Today we have reached a significant milestone for us Symbian security people, and for the Symbian Platform in general. The OS Security package source code is now available under the Eclipse Public License (EPL) and it is the very first package to be officially moved from the closed Symbian Foundation License (SFL) to be open sourced under the EPL.

I want to publicly thank everyone who pulled out the stops to make this happen, particularly Santosh Patil and William Roberts who did most of the heavy lifting, but also many others who were involved in the approval process inside and outside Symbian.

Why was this package the first to go through this process? There was a practical reason and a symbolic reason:

Read the rest of this entry »

Posted in Open Source | 21 Comments »

Making a Difference

Posted by Craig H on 6 July 2009

On Saturday I attended OpenTech 2009, hosted at the University of London Union. I hadn’t been before, but I was particularly intrigued by this year’s theme: Working on Stuff that Matters. The attendees were a motley collection of social activists, technology advocates and alternative lifestylers, but I think our common cause was the desire to make a positive difference in the world in some way. That really resonated with me, as that same desire was a crucial element in my decision to join the Symbian Foundation earlier this year.

I want to briefly (yes, I know I’m really bad at that ;-)) mention some of the ways that I’ve been thinking about in which we (the community) could take advantage of the unique and powerful opportunity that the Symbian Platform offers, to make that positive difference. You may or may not agree with my ideas, but the fundamental thing I want to do is to throw open the challenge. I’m going to focus on security as that’s where my expertise is, but if any other good ideas come up I’ll be happy to move them over to the main Symbian blog for further exposure.

Read the rest of this entry »

Posted in Open Source | 1 Comment »

Many Eyes and Security Incentives

Posted by Craig H on 1 April 2009

[sorry this ended up being so long, I couldn’t see a good way to split it into smaller posts!]

I am often asked whether I think that publishing the complete source code to the Symbian Platform will result in more security vulnerabilities being exploited by the “bad guys” (Internet fraudsters, malware writers, software pirates, etc.)

The short answer to that is: No. I’m confident that the advantages of collaborative open source development will more than outweigh any disadvantages of potential attackers getting easier access to the implementation details of the Symbian OS security mechanisms. There is however a longer answer explaining why I think that, which is what I’d like to share in this blog post. Read the rest of this entry »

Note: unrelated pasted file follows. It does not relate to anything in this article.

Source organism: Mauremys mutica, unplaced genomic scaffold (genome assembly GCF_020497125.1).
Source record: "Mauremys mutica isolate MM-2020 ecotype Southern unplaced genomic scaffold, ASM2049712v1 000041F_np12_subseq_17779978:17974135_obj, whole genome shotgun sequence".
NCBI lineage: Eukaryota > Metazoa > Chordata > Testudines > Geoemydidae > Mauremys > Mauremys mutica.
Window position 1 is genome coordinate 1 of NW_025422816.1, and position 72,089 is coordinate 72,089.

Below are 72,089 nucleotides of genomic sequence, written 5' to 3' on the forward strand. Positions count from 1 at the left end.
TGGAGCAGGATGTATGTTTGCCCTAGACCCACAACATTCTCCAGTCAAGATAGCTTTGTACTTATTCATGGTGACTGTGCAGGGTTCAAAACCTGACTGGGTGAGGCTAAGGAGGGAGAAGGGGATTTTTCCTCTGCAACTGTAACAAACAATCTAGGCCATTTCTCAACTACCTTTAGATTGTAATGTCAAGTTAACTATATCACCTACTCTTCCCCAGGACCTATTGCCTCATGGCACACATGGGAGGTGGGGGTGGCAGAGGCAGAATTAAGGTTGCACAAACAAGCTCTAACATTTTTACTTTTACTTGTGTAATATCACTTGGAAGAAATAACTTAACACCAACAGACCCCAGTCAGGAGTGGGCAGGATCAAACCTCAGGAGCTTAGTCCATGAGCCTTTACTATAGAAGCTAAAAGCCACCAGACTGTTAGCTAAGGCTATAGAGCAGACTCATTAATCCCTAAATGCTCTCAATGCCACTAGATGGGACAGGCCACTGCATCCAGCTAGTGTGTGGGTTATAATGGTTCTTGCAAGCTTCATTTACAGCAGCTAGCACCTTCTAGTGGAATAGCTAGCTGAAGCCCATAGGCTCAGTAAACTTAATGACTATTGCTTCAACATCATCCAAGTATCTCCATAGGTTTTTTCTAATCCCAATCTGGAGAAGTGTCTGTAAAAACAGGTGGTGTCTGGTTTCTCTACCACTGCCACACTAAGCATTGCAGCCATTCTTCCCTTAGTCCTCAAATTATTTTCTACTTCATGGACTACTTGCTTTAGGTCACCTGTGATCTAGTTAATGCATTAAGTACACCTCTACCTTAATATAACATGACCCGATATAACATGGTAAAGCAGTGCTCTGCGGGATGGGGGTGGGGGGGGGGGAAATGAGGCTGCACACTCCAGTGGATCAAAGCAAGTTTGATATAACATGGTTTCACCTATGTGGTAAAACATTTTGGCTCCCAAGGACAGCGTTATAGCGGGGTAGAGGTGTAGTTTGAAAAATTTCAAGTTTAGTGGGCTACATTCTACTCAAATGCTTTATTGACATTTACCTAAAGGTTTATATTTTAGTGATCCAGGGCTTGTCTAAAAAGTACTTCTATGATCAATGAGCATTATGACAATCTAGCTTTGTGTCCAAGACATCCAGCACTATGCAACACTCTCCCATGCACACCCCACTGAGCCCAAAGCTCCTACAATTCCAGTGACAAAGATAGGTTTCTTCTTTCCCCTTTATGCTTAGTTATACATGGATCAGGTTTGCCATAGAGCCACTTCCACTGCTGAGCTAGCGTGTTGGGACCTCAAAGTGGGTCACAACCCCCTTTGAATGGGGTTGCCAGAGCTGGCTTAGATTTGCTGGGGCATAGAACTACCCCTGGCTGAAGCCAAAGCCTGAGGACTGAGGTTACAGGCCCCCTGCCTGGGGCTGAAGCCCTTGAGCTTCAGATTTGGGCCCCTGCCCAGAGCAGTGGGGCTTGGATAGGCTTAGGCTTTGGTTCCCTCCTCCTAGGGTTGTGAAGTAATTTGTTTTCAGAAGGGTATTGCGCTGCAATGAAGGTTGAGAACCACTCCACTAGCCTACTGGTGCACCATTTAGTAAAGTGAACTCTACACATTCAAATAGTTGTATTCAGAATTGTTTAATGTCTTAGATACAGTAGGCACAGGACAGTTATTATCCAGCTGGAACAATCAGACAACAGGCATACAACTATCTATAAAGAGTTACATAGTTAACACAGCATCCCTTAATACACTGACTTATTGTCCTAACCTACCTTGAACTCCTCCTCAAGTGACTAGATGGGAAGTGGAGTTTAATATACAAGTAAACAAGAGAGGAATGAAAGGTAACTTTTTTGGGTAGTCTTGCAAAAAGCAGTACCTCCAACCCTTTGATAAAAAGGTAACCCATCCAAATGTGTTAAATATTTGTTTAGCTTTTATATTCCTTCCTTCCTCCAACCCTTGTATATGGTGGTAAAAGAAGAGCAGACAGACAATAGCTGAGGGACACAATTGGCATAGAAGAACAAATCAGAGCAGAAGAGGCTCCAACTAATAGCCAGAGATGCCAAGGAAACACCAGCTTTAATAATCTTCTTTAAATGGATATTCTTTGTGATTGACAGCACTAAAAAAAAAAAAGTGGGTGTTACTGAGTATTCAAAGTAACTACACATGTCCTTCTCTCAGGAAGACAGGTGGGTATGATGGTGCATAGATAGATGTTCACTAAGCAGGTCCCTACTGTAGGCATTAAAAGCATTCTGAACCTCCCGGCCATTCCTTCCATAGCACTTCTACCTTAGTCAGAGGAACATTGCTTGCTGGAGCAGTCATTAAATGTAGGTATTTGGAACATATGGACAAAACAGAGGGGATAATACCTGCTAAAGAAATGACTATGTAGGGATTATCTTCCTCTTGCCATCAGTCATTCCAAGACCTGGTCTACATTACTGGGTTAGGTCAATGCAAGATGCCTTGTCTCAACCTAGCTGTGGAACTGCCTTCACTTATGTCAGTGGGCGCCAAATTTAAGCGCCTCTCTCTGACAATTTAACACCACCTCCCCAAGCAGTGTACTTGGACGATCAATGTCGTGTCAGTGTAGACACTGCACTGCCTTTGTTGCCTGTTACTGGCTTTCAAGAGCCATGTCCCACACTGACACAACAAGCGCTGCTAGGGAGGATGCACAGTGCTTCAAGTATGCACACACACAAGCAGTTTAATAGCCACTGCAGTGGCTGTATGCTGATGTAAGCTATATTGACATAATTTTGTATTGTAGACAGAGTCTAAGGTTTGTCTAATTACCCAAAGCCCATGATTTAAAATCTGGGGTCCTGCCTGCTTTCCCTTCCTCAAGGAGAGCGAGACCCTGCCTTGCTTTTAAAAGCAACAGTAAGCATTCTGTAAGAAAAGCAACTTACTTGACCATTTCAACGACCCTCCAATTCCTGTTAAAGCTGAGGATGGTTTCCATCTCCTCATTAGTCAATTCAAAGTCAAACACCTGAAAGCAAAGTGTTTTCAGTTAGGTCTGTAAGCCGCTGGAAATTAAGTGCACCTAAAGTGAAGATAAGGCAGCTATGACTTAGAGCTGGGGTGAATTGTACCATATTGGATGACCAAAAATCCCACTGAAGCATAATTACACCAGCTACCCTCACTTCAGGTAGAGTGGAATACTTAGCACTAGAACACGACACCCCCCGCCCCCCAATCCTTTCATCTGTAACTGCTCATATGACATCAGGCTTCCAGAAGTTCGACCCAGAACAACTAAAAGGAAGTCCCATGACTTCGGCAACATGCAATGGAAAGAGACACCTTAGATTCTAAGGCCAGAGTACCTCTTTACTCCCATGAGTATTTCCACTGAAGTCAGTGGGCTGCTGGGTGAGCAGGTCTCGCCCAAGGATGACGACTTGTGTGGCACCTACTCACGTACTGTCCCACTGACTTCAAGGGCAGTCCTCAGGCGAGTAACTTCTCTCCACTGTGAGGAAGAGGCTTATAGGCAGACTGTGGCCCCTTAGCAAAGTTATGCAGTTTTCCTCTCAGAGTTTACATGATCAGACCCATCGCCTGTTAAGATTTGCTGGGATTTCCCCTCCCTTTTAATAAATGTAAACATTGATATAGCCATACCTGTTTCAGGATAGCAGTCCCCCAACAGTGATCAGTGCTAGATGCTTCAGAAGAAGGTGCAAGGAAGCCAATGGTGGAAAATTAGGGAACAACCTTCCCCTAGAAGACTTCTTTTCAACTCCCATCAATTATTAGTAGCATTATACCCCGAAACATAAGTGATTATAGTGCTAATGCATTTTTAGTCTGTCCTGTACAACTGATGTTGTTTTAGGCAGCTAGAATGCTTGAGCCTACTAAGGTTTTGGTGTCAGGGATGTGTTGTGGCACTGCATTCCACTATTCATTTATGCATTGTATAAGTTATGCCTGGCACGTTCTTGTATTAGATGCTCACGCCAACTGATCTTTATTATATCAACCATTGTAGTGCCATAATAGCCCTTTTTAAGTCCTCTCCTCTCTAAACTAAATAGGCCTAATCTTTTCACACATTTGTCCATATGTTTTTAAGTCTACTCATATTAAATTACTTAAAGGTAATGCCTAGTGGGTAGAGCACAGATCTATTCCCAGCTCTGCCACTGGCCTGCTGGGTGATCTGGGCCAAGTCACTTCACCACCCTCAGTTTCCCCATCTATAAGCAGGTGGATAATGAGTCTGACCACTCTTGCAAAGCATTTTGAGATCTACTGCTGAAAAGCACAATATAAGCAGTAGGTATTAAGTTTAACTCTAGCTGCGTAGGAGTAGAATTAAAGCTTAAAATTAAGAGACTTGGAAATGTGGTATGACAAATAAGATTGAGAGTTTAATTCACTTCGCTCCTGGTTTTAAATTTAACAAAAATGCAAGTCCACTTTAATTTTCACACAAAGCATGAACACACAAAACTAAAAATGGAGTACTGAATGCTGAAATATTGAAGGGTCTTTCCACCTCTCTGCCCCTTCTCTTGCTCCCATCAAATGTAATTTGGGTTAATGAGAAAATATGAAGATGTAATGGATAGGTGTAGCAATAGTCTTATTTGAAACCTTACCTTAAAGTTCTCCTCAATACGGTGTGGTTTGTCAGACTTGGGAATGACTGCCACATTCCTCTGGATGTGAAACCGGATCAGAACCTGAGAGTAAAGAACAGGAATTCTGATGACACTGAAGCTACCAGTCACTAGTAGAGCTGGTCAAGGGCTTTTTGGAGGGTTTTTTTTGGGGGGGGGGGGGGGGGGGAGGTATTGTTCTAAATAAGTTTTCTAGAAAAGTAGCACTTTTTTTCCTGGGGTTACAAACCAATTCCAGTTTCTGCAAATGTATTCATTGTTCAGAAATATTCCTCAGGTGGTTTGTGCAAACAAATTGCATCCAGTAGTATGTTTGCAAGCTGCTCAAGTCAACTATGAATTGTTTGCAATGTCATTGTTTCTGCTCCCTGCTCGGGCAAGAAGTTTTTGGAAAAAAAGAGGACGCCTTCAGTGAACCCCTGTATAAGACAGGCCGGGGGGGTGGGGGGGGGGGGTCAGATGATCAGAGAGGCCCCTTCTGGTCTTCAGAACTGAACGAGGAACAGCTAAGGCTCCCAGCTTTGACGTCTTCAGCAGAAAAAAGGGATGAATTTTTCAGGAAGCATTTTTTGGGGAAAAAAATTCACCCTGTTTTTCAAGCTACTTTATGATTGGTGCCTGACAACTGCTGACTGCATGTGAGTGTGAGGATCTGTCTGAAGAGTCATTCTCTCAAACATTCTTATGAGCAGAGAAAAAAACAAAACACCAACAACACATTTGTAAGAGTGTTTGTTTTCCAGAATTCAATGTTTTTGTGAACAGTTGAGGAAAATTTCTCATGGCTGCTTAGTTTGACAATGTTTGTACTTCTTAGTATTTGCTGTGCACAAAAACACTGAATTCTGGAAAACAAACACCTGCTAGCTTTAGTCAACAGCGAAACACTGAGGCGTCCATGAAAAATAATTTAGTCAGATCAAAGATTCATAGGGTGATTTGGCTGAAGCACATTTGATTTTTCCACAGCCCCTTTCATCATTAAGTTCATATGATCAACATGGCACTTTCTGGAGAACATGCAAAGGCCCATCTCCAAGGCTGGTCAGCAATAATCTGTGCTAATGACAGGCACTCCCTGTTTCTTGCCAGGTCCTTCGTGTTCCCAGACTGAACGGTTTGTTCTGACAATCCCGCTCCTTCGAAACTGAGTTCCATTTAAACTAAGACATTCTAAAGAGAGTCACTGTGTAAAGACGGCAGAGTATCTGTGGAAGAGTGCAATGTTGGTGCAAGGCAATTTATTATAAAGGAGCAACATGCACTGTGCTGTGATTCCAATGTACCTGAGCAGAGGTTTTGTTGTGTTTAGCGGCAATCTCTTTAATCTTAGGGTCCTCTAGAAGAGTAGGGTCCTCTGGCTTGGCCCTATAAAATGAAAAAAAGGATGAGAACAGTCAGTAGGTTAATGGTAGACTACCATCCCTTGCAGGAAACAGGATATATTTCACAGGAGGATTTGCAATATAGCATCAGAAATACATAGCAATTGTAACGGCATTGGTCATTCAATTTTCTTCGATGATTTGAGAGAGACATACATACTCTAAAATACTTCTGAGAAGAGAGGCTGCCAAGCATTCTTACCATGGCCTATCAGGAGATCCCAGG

Posted in Open Source, Vulnerabilities | 2 Comments »

Security and Going Open Source

Posted by Craig H on 23 March 2009

Over on the main Symbian Foundation blog, Tyson Key asks:

Out of interest, how would you deal with releasing the source code to “sensitive” parts of the combined Symbian OS/S60/UIQ/MOAP(S) codebase? Components involved with handling storing keys for DRM, certain hardware drivers, baseband/physical layer access code, and GSM, GPRS and UMTS radio stacks come to mind.

This is a very good question!  We’re clear on our goal, which is that devices using the Symbian Foundation platform won’t rely on any “security by obscurity”.  Although that can work (for a while) and can be a rational business decision in some circumstances, it’s not a long-term foundation for a good security architecture (especially not for one that’s going open source!).  We’ve been clear on this from the outset in designing the Symbian OS Platform Security architecture, and security is not going to be an acceptable reason for blocking the publication of any of the source code.

That said, of course real life isn’t that clear cut!  Many of the things you mention (DRM key storage, radio stack, etc.) need to work with the particular hardware platform in the device, and they aren’t (yet) standardised parts of the Symbian Foundation platform.  There are some things that need to be protected more strongly than you can do in software alone (the IMEI for example) and today phone manufacturers typically write custom code to talk to their hardware when is then embedded in the boot code, radio stack, DRM agent and so on.

The architecturally pure way to fix that is to define hardware adaptation interfaces (HAIs) which abstract the common features of these hardware security services (but at the lowest possible level of abstraction) and then generic platform components can be provided which call those HAIs, and device integrators can provide simple adaptations for the hardware platform they choose.

Today we are probably missing some of those necessary HAIs, but we hope that we will, step by step, identify which are missing, agree the definition of the HAI, and thus be able to provide a functionally complete set of generic open source components which anyone can take and build a working, secure device with a minimal amount of hardware adaptation.

That’s a quick run through of some of the issues I’ve been thinking about recently, but what do you think?

Posted in Hardware Adaptation, Open Source | 3 Comments »